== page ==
On Tuesday 19 February, Bank of England NI Deputy Agent Gillian Anderson gave an update on the economic outlook based on the Bank of England’s Latest Inflation Report.
Some of the key points that were highlighted were:
Generally, businesses in the UK and Northern Ireland are not prepared for a no-deal Brexit.
Business investment was rising after the 2008 recession, but when the Referendum act was passed, it plateaued. Historically, by this stage after a recession, investment should be much higher, but the uncertainty of Brexit has caused it to slow.
Most businesses think both output and employment will be affected negatively by a no-deal outcome.
There has been a recent dip in consumer spending recently and it is projected it will be weak over 2019.
The Monetary Policy Committee (MPC) target for inflation is 2%, the most recent figures had it at 1.8% (this was due to falling oil and gas prices).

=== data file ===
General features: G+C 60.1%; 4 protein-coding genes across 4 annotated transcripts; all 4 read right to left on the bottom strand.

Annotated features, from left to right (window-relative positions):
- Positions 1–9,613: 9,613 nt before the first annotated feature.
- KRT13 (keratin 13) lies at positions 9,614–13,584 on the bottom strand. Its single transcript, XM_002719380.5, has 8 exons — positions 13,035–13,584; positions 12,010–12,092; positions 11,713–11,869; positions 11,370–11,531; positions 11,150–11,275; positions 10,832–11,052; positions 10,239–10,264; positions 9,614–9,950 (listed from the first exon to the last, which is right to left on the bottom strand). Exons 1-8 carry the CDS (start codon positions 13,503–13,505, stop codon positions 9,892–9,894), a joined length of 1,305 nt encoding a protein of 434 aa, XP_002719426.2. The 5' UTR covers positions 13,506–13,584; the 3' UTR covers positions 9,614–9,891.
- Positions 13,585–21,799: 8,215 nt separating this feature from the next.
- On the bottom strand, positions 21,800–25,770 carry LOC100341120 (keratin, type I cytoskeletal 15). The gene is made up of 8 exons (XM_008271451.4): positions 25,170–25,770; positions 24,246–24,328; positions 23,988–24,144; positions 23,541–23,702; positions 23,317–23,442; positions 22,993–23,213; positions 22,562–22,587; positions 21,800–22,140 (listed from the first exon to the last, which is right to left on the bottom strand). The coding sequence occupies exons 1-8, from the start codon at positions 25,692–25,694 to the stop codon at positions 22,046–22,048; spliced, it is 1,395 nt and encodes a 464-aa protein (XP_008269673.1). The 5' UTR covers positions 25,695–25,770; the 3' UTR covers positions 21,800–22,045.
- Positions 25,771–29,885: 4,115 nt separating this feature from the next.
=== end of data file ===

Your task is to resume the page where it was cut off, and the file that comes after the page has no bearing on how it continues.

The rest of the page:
It is expected that inflation will remain below target but will grow throughout 2019.
In the immediate term, economic growth is likely to be weak.
All of the economic data is expected to be very volatile and so there is no certainty about what will happen in the immediate, short and medium term.
A stress test was recently carried out on the UK banking system to replicate the impact of a no-deal Brexit and the indication is that the system could survive a no-deal Brexit.
Employment growth has remained strong, however many businesses have indicated that Brexit will have a negative impact on employment. The strength in the labour market is likely to be a delayed reaction feeding through the economy.
Global economic growth has slowed which has filtered through to the UK economy an exports have fallen.
All of the Bank’s projections are based on a smooth transition in Brexit so the level of uncertainty is incredibly high.
The key issue that was highlighted, was that uncertainty around Brexit meant that all economic data is extremely volatile, so making economic predictions is very difficult.